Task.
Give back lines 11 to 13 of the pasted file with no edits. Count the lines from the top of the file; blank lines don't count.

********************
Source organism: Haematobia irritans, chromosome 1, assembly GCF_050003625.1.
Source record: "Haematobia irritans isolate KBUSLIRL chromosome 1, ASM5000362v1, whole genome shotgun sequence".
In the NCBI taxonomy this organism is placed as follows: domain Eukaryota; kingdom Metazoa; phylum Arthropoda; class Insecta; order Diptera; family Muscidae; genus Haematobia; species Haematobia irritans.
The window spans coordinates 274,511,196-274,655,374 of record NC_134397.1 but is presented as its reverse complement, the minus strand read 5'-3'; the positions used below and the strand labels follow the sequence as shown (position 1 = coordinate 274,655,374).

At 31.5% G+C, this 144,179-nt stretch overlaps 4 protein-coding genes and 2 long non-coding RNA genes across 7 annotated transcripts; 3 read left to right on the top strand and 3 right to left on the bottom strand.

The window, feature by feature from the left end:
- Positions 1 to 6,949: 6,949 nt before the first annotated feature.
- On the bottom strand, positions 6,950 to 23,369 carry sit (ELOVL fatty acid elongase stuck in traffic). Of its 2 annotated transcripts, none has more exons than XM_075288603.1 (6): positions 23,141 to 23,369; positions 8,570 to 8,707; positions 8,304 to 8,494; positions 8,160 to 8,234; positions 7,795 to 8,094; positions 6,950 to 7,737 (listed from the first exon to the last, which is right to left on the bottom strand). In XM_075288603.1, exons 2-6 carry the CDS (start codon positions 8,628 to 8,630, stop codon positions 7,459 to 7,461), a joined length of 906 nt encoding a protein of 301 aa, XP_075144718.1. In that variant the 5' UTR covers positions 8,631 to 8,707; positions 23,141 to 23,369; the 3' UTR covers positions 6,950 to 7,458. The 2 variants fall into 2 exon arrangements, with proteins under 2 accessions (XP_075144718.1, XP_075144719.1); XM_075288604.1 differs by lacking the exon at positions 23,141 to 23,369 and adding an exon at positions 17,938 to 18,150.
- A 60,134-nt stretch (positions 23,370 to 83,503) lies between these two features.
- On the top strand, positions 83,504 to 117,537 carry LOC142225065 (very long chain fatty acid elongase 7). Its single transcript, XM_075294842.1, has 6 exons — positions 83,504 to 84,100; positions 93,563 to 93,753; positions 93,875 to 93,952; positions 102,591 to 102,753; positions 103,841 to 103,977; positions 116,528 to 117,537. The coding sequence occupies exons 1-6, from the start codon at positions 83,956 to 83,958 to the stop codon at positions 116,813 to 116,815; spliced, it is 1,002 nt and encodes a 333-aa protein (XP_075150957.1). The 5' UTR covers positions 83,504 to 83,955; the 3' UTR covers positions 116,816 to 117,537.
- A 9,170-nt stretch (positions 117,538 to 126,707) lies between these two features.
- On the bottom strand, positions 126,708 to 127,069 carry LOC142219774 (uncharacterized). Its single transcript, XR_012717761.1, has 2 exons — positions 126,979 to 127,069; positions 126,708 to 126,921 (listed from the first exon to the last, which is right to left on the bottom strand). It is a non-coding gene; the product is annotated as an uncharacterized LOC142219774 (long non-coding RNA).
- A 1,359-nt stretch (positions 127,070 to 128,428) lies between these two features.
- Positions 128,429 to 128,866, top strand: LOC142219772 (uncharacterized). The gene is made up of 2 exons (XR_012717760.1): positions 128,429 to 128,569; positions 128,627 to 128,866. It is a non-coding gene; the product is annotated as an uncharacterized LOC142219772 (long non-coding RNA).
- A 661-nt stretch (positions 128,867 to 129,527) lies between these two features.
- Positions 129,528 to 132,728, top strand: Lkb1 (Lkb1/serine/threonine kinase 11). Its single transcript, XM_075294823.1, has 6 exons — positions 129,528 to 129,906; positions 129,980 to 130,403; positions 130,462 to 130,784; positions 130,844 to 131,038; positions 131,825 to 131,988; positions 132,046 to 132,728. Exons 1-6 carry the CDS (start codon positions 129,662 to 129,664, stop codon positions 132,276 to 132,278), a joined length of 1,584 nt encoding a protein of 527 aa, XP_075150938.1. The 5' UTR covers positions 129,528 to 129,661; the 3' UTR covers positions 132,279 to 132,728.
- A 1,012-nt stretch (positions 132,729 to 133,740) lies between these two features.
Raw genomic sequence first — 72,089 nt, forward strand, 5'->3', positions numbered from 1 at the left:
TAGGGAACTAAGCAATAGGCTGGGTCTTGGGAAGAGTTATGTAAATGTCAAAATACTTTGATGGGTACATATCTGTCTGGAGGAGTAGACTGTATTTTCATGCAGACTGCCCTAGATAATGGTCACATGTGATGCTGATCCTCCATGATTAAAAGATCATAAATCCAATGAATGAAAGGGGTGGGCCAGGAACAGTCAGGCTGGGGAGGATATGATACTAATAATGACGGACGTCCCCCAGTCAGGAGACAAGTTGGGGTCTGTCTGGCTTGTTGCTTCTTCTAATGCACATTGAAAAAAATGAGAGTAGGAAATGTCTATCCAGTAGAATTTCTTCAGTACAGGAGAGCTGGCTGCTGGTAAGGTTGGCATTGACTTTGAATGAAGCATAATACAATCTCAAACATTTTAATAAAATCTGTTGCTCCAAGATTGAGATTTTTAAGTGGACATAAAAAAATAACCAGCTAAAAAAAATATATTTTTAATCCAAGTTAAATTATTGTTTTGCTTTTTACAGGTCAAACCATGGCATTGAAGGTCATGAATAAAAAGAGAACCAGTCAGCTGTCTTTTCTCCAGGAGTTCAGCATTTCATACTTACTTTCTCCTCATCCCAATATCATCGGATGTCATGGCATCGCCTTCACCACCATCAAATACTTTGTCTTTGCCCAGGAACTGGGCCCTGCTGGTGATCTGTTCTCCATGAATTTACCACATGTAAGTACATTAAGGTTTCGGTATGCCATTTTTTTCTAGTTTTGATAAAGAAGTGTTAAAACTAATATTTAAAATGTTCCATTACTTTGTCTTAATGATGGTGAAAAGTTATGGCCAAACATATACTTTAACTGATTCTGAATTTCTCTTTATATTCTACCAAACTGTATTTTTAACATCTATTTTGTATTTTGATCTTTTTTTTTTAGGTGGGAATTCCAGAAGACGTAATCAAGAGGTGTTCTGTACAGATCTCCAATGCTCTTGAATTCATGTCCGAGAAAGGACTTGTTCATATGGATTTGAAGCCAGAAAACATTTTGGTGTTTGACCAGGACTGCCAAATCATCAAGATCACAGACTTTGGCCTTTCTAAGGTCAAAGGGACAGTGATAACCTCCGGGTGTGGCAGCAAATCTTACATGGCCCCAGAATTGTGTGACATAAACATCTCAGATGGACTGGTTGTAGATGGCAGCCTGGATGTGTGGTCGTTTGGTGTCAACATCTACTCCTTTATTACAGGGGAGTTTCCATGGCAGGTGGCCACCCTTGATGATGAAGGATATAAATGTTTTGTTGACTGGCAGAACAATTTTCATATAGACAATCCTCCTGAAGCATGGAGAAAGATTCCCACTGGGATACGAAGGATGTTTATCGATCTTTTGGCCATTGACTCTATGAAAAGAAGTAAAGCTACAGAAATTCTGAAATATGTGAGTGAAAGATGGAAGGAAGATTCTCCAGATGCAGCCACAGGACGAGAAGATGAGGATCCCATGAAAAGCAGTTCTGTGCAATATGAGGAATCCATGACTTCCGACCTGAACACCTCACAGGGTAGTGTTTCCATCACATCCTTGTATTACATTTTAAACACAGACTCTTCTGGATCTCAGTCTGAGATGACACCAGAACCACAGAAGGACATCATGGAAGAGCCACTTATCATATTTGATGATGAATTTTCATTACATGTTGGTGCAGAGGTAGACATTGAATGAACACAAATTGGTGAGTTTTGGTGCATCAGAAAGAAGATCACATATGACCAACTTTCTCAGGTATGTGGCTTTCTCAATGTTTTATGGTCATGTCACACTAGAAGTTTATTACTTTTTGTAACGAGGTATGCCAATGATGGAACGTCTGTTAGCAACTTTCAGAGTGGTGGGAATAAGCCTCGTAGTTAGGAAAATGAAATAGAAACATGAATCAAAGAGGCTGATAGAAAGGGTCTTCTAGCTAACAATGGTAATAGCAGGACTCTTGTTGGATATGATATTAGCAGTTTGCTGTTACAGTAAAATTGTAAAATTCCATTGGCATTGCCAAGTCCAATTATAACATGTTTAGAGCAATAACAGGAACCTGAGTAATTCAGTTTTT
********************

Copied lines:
- A 9,170-nt stretch (positions 117,538 to 126,707) lies between these two features.
- On the bottom strand, positions 126,708 to 127,069 carry LOC142219774 (uncharacterized). Its single transcript, XR_012717761.1, has 2 exons — positions 126,979 to 127,069; positions 126,708 to 126,921 (listed from the first exon to the last, which is right to left on the bottom strand). It is a non-coding gene; the product is annotated as an uncharacterized LOC142219774 (long non-coding RNA).
- A 1,359-nt stretch (positions 127,070 to 128,428) lies between these two features.